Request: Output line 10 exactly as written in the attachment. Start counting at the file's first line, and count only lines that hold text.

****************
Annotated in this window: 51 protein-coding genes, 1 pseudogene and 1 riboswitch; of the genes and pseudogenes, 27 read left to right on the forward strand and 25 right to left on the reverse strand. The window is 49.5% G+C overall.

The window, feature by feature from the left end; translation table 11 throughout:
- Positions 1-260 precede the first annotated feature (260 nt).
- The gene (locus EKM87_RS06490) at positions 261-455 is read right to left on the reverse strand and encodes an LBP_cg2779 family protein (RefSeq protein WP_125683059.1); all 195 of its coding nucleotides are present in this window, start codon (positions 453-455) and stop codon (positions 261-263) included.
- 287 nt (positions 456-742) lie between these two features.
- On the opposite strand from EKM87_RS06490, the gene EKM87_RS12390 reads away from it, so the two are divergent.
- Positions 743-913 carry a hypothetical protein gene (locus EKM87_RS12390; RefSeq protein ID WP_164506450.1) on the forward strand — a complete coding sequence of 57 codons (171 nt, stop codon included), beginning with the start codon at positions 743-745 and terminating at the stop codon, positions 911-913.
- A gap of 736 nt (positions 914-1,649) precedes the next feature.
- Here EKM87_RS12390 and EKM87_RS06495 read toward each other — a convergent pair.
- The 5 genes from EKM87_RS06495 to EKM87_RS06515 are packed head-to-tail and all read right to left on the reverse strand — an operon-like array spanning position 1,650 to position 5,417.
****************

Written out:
- The 5 genes from EKM87_RS06495 to EKM87_RS06515 are packed head-to-tail and all read right to left on the reverse strand — an operon-like array spanning position 1,650 to position 5,417.